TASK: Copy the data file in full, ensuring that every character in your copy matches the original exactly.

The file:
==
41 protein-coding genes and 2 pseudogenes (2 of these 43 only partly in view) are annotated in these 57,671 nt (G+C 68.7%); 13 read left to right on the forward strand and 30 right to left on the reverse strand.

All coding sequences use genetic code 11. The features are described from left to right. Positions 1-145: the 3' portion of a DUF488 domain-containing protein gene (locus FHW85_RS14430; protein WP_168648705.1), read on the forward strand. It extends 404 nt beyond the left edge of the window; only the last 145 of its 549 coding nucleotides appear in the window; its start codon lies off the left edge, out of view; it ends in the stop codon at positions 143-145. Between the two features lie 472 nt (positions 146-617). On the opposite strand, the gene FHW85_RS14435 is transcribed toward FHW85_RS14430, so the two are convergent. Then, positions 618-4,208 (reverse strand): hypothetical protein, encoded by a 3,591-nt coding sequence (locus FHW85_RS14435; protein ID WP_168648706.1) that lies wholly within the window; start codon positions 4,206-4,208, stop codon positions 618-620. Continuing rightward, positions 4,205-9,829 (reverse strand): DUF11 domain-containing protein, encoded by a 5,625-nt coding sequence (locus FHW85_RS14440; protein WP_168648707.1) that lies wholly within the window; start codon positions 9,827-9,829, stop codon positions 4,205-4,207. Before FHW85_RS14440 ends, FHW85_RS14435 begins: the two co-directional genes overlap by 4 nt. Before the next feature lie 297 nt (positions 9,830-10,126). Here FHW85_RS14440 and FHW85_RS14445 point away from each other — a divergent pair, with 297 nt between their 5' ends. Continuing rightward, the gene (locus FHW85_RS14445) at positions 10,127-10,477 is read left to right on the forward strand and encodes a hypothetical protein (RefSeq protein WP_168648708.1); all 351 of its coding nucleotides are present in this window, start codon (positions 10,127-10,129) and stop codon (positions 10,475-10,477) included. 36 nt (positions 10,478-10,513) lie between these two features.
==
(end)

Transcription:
41 protein-coding genes and 2 pseudogenes (2 of these 43 only partly in view) are annotated in these 57,671 nt (G+C 68.7%); 13 read left to right on the forward strand and 30 right to left on the reverse strand.

All coding sequences use genetic code 11. The features are described from left to right. Positions 1-145: the 3' portion of a DUF488 domain-containing protein gene (locus FHW85_RS14430; protein WP_168648705.1), read on the forward strand. It extends 404 nt beyond the left edge of the window; only the last 145 of its 549 coding nucleotides appear in the window; its start codon lies off the left edge, out of view; it ends in the stop codon at positions 143-145. Between the two features lie 472 nt (positions 146-617). On the opposite strand, the gene FHW85_RS14435 is transcribed toward FHW85_RS14430, so the two are convergent. Then, positions 618-4,208 (reverse strand): hypothetical protein, encoded by a 3,591-nt coding sequence (locus FHW85_RS14435; protein ID WP_168648706.1) that lies wholly within the window; start codon positions 4,206-4,208, stop codon positions 618-620. Continuing rightward, positions 4,205-9,829 (reverse strand): DUF11 domain-containing protein, encoded by a 5,625-nt coding sequence (locus FHW85_RS14440; protein WP_168648707.1) that lies wholly within the window; start codon positions 9,827-9,829, stop codon positions 4,205-4,207. Before FHW85_RS14440 ends, FHW85_RS14435 begins: the two co-directional genes overlap by 4 nt. Before the next feature lie 297 nt (positions 9,830-10,126). Here FHW85_RS14440 and FHW85_RS14445 point away from each other — a divergent pair, with 297 nt between their 5' ends. Continuing rightward, the gene (locus FHW85_RS14445) at positions 10,127-10,477 is read left to right on the forward strand and encodes a hypothetical protein (RefSeq protein WP_168648708.1); all 351 of its coding nucleotides are present in this window, start codon (positions 10,127-10,129) and stop codon (positions 10,475-10,477) included. 36 nt (positions 10,478-10,513) lie between these two features.